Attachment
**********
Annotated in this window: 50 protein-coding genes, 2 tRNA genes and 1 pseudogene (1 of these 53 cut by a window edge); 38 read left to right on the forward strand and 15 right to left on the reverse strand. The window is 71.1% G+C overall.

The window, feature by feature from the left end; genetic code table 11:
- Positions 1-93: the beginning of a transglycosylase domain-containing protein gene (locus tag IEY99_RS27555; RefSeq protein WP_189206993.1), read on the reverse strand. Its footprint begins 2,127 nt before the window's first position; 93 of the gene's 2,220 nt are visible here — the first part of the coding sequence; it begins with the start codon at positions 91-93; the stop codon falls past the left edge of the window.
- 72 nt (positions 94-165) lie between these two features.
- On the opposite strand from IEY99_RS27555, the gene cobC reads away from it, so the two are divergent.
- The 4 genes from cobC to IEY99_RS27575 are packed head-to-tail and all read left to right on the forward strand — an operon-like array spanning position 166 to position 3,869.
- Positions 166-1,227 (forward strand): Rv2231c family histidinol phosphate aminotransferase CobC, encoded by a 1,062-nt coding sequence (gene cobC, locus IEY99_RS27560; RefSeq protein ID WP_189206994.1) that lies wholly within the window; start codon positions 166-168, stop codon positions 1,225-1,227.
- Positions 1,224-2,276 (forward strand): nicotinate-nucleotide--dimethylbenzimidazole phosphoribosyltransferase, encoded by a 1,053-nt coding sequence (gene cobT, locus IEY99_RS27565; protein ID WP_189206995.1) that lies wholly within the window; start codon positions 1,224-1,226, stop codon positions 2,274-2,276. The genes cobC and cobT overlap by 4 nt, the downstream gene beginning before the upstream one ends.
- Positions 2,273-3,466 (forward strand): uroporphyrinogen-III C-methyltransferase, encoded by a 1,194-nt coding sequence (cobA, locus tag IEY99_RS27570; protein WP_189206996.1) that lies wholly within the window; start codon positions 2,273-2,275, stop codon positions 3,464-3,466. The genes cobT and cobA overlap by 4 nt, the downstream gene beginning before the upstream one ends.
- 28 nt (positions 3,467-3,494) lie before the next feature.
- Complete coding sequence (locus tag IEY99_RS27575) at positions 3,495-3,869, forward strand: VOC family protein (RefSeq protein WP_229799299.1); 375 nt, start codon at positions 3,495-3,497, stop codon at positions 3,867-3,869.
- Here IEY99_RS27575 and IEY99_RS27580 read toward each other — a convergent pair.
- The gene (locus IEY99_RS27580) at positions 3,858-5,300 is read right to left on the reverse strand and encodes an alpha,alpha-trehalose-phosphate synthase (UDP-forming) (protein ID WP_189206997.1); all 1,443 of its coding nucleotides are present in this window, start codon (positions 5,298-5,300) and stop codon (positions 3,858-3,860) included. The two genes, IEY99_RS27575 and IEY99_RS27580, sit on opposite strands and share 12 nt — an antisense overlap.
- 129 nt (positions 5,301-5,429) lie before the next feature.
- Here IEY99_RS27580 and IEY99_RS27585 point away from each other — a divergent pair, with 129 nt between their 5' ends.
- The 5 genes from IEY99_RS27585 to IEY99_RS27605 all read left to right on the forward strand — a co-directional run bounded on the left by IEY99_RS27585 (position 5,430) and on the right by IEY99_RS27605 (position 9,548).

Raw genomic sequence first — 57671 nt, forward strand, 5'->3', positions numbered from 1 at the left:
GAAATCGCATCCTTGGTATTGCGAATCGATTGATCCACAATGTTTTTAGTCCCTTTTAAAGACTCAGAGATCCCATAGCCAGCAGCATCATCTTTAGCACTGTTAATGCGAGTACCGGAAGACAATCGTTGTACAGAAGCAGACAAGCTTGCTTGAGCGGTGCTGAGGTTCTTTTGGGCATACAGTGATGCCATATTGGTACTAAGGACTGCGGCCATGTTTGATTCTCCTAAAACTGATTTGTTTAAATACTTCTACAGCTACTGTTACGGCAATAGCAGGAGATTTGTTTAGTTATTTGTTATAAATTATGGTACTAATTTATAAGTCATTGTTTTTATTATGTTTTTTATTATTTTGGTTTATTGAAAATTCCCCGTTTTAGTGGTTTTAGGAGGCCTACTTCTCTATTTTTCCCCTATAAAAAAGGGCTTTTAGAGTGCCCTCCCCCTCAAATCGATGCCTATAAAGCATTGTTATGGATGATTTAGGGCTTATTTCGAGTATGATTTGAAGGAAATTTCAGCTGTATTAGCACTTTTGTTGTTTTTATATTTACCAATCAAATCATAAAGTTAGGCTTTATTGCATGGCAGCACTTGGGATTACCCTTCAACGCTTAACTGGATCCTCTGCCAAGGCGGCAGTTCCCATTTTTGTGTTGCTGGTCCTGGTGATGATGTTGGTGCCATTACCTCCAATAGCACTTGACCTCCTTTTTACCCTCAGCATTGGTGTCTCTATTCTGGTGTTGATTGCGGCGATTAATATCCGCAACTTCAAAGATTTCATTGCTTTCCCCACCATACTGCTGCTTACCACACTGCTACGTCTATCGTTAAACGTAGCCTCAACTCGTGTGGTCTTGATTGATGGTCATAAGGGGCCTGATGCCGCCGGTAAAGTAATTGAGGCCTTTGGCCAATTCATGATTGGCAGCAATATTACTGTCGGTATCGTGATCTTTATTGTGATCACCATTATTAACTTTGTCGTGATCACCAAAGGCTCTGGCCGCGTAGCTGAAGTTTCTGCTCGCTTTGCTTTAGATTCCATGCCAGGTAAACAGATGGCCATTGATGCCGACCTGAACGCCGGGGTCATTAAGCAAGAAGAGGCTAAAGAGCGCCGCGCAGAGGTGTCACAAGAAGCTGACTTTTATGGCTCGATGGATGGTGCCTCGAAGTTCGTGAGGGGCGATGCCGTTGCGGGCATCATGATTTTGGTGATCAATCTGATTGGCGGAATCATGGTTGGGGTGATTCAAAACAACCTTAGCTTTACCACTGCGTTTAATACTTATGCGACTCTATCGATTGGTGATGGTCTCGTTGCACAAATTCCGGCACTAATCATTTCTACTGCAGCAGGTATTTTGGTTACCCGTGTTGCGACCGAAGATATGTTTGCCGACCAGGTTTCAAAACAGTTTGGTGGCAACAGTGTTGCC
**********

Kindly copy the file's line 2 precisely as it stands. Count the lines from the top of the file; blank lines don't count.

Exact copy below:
The window, feature by feature from the left end; genetic code table 11: